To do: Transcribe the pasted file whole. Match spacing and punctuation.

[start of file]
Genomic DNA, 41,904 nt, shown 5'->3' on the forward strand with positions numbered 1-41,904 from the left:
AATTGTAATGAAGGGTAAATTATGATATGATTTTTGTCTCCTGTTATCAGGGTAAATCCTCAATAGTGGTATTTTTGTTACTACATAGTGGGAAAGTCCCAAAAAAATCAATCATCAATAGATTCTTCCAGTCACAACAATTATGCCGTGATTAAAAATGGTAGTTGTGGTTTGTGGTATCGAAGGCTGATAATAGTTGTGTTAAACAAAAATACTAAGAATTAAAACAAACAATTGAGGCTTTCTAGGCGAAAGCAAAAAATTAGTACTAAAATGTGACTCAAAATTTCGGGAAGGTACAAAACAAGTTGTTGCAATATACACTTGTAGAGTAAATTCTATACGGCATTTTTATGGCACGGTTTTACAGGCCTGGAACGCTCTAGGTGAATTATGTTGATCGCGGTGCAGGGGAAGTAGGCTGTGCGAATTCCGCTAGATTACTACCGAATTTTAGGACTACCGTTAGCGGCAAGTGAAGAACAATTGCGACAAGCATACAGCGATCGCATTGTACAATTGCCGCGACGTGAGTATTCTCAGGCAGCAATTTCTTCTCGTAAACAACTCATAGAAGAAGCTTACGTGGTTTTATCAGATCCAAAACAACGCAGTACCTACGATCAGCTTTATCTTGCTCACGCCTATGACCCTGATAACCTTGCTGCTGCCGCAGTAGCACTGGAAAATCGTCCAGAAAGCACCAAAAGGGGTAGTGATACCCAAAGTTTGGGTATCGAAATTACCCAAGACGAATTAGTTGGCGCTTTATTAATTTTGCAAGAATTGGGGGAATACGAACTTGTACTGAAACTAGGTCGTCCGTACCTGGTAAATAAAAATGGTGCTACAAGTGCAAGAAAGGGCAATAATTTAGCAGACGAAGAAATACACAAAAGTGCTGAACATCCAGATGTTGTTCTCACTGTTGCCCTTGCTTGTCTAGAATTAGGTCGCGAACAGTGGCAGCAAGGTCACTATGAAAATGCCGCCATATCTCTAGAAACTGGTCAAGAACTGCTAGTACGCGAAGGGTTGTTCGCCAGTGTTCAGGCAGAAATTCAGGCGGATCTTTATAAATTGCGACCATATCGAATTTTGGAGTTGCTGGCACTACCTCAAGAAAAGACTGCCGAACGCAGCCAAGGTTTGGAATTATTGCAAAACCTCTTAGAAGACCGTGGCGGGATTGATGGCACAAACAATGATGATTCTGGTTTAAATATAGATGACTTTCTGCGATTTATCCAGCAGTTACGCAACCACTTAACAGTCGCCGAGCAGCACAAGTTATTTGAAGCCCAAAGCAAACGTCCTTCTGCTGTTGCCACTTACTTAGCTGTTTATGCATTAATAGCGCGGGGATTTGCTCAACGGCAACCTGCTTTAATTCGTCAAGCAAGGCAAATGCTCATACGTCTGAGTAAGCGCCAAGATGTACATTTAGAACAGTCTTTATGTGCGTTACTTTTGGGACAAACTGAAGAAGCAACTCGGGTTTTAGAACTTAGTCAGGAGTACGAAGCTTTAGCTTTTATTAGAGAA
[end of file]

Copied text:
Genomic DNA, 41,904 nt, shown 5'->3' on the forward strand with positions numbered 1-41,904 from the left:
AATTGTAATGAAGGGTAAATTATGATATGATTTTTGTCTCCTGTTATCAGGGTAAATCCTCAATAGTGGTATTTTTGTTACTACATAGTGGGAAAGTCCCAAAAAAATCAATCATCAATAGATTCTTCCAGTCACAACAATTATGCCGTGATTAAAAATGGTAGTTGTGGTTTGTGGTATCGAAGGCTGATAATAGTTGTGTTAAACAAAAATACTAAGAATTAAAACAAACAATTGAGGCTTTCTAGGCGAAAGCAAAAAATTAGTACTAAAATGTGACTCAAAATTTCGGGAAGGTACAAAACAAGTTGTTGCAATATACACTTGTAGAGTAAATTCTATACGGCATTTTTATGGCACGGTTTTACAGGCCTGGAACGCTCTAGGTGAATTATGTTGATCGCGGTGCAGGGGAAGTAGGCTGTGCGAATTCCGCTAGATTACTACCGAATTTTAGGACTACCGTTAGCGGCAAGTGAAGAACAATTGCGACAAGCATACAGCGATCGCATTGTACAATTGCCGCGACGTGAGTATTCTCAGGCAGCAATTTCTTCTCGTAAACAACTCATAGAAGAAGCTTACGTGGTTTTATCAGATCCAAAACAACGCAGTACCTACGATCAGCTTTATCTTGCTCACGCCTATGACCCTGATAACCTTGCTGCTGCCGCAGTAGCACTGGAAAATCGTCCAGAAAGCACCAAAAGGGGTAGTGATACCCAAAGTTTGGGTATCGAAATTACCCAAGACGAATTAGTTGGCGCTTTATTAATTTTGCAAGAATTGGGGGAATACGAACTTGTACTGAAACTAGGTCGTCCGTACCTGGTAAATAAAAATGGTGCTACAAGTGCAAGAAAGGGCAATAATTTAGCAGACGAAGAAATACACAAAAGTGCTGAACATCCAGATGTTGTTCTCACTGTTGCCCTTGCTTGTCTAGAATTAGGTCGCGAACAGTGGCAGCAAGGTCACTATGAAAATGCCGCCATATCTCTAGAAACTGGTCAAGAACTGCTAGTACGCGAAGGGTTGTTCGCCAGTGTTCAGGCAGAAATTCAGGCGGATCTTTATAAATTGCGACCATATCGAATTTTGGAGTTGCTGGCACTACCTCAAGAAAAGACTGCCGAACGCAGCCAAGGTTTGGAATTATTGCAAAACCTCTTAGAAGACCGTGGCGGGATTGATGGCACAAACAATGATGATTCTGGTTTAAATATAGATGACTTTCTGCGATTTATCCAGCAGTTACGCAACCACTTAACAGTCGCCGAGCAGCACAAGTTATTTGAAGCCCAAAGCAAACGTCCTTCTGCTGTTGCCACTTACTTAGCTGTTTATGCATTAATAGCGCGGGGATTTGCTCAACGGCAACCTGCTTTAATTCGTCAAGCAAGGCAAATGCTCATACGTCTGAGTAAGCGCCAAGATGTACATTTAGAACAGTCTTTATGTGCGTTACTTTTGGGACAAACTGAAGAAGCAACTCGGGTTTTAGAACTTAGTCAGGAGTACGAAGCTTTAGCTTTTATTAGAGAA